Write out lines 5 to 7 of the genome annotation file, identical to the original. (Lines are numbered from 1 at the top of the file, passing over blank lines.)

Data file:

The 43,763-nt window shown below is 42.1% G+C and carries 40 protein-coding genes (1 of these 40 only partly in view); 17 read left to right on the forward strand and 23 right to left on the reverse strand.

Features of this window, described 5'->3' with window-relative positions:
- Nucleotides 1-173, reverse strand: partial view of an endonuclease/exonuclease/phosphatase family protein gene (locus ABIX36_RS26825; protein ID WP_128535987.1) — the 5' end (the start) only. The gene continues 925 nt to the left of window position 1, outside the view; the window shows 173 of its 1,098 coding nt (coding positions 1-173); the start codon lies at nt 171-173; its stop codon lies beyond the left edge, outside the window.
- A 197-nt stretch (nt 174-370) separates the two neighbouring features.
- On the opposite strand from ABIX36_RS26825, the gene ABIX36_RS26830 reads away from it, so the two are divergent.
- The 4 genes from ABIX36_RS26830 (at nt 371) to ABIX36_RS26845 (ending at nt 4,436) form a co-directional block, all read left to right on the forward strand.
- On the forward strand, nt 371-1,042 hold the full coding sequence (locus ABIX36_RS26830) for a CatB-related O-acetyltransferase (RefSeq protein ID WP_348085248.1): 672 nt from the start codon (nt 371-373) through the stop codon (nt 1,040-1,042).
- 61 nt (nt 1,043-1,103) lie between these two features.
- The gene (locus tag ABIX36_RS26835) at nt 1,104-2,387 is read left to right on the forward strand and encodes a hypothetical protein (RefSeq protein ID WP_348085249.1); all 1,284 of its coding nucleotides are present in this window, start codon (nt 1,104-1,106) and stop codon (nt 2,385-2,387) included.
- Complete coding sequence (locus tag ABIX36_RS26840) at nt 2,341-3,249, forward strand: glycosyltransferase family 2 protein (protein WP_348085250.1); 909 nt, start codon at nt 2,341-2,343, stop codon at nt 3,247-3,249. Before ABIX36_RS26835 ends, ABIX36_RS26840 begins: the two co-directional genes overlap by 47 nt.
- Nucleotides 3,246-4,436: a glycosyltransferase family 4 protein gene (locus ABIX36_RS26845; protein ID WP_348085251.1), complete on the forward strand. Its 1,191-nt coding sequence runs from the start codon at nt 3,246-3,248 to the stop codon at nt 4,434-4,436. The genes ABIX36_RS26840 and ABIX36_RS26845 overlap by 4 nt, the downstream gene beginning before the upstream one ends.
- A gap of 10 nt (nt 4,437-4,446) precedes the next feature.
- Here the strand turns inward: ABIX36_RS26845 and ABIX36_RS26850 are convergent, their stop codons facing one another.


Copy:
- On the opposite strand from ABIX36_RS26825, the gene ABIX36_RS26830 reads away from it, so the two are divergent.
- The 4 genes from ABIX36_RS26830 (at nt 371) to ABIX36_RS26845 (ending at nt 4,436) form a co-directional block, all read left to right on the forward strand.
- On the forward strand, nt 371-1,042 hold the full coding sequence (locus ABIX36_RS26830) for a CatB-related O-acetyltransferase (RefSeq protein ID WP_348085248.1): 672 nt from the start codon (nt 371-373) through the stop codon (nt 1,040-1,042).